Urimax Delayed-Release TabletsGeneric Name: Hyoscyamine/Methenamine/Methylene Blue/Phenyl Salicylate/Sodium Biphosphate
(hye-oh-SYE-a-meen/meth-EN-a-meen/METH-i-leen/FEN-ill sa-LI-si-late/SOE-dee-um bye-FOS-fate)Brand Name:
Urimax and Utira
Urimax Delayed-Release Tablets are used for:
Treating painful and irritating symptoms of the urinary tract due to urinary tract infections or diagnostic procedures.
Urimax Delayed-Release Tablets are a urinary antiseptic, urinary acidifier, analgesic, and anticholinergic combination. It works by helping to kill bacteria in the urine, decreasing pain and inflammation, and reducing muscle spasms in the urinary tract. These actions work together to help relieve discomfort while urinating.
Do NOT use Urimax Delayed-Release Tablets if:
- you are allergic to any ingredient in Urimax Delayed-Release Tablets
- you have had a severe allergic reaction (eg, severe rash, hives, difficulty breathing, dizziness) to aspirin, other salicylate medicines, or a nonsteroidal anti-inflammatory drug (NSAID) (eg, ibuprofen, naproxen, celecoxib)
- you have angle-closure glaucoma, problems with your esophagus, bowel motility problems, a blockage of your bladder or bowel, severe intestinal problems (eg, ulcerative colitis), severe bleeding, flu or chickenpox, myasthenia gravis, severe kidney problems, or you are severely dehydrated
- you are taking a sulfonamide (eg, sulfamethoxazole)
Contact your doctor or health care provider right away if any of these apply to you.
Before using Urimax Delayed-Release Tablets:
Some medical conditions may interact with Urimax Delayed-Release Tablets. Tell your doctor or pharmacist if you have any medical conditions, especially if any of the following apply to you:
- if you are pregnant, planning to become pregnant, or are breast-feeding
- if you are taking any prescription or nonprescription medicine, herbal preparation, or dietary supplement
- if you have allergies to medicines, foods, or other substances
- if you have constipation, diarrhea, an infection of the stomach or bowel, a hiatal hernia, or stomach ulcers
- if you have nervous system problems, glucose-6-phosphate dehydrogenase (G-6-PD) deficiency, gout, influenza, Kawasaki syndrome, rheumatic disease, open-angle glaucoma, risk factors for angle-closure glaucoma, kidney or liver problems, an enlarged prostate, bladder problems, or you are unable to urinate
- if you have a history of stroke or brain blood vessel problems (eg, aneurysm), an irregular heartbeat, heart blood vessel problems, congestive heart failure, heart valve problems, or other heart problems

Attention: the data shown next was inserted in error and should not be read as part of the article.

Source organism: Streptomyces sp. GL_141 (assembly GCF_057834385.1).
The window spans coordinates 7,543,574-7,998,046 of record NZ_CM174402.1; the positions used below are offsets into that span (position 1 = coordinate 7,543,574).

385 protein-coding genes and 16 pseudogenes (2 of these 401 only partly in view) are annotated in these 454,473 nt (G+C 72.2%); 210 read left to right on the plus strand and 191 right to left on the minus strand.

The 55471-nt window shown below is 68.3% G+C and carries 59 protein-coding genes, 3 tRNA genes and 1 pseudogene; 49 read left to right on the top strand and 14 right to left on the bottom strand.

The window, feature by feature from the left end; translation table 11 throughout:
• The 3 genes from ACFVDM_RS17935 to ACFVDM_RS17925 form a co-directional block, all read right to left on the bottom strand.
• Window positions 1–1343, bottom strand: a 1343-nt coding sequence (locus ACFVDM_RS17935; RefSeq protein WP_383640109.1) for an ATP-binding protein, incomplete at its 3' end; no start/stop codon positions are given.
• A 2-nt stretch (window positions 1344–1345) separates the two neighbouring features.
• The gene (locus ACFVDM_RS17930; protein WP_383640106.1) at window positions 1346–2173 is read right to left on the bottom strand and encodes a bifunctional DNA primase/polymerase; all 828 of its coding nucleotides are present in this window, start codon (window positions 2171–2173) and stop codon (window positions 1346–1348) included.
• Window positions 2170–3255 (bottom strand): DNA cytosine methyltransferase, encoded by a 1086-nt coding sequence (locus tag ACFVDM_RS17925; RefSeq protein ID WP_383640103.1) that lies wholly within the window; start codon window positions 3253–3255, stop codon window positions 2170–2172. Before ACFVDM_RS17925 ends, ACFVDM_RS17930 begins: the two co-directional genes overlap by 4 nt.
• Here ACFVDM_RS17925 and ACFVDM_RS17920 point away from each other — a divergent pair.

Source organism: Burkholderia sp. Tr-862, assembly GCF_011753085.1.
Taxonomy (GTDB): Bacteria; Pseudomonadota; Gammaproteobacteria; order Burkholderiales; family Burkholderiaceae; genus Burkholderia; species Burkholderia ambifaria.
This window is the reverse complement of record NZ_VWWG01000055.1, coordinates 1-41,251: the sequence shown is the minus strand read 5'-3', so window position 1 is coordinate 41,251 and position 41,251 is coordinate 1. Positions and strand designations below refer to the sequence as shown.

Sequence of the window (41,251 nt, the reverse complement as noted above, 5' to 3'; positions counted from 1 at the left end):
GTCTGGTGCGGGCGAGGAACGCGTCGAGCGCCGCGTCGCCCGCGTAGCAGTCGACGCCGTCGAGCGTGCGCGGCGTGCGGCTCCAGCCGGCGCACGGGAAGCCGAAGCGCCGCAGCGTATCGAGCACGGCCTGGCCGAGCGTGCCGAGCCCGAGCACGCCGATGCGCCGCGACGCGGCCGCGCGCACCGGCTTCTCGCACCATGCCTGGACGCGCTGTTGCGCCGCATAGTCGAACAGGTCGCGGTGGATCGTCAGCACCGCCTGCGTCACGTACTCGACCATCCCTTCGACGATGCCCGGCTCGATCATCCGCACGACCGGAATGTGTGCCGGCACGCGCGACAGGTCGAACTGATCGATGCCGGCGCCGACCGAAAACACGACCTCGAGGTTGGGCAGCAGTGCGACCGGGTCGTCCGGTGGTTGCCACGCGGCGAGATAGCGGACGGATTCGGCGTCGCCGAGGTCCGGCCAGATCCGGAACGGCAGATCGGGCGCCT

- if you are on a low-salt diet
Some MEDICINES MAY INTERACT with Urimax Delayed-Release Tablets. Tell your health care provider if you are taking any other medicines, especially any of the following:
- Anticholinergics (eg, benztropine) because they may increase the risk of Urimax Delayed-Release Tablets's side effects.
- Ketoconazole because it may decrease Urimax Delayed-Release Tablets's effectiveness.
- Monoamine oxidase inhibitors (MAOIs) or narcotic pain medicine (eg, codeine) because the risk of serious side effects may be increased
- Medicine for myasthenia gravis (eg, ambenonium), phenothiazines (eg, chlorpromazine), sulfonamides (eg, sulfamethoxazole), thiazide diuretics (eg, hydrochlorothiazide), or urinary alkalinizers (eg, sodium bicarbonate) because their effectiveness may be decreased by Urimax Delayed-Release Tablets
This may not be a complete list of all interactions that may occur. Ask your health care provider if Urimax Delayed-Release Tablets may interact with other medicines that you take. Check with your health care provider before you start, stop, or change the dose of any medicine.
How to use Urimax Delayed-Release Tablets:
Use Urimax Delayed-Release Tablets as directed by your doctor. Check the label on the medicine for exact dosing instructions.
- Take Urimax Delayed-Release Tablets by mouth with or without food.
- Swallow Urimax Delayed-Release Tablets whole. Do not break, crush, or chew before swallowing.
- Do not take antacids or antidiarrheal medicines that has loperamide within 1 hour before or 2 hours after you take Urimax Delayed-Release Tablets.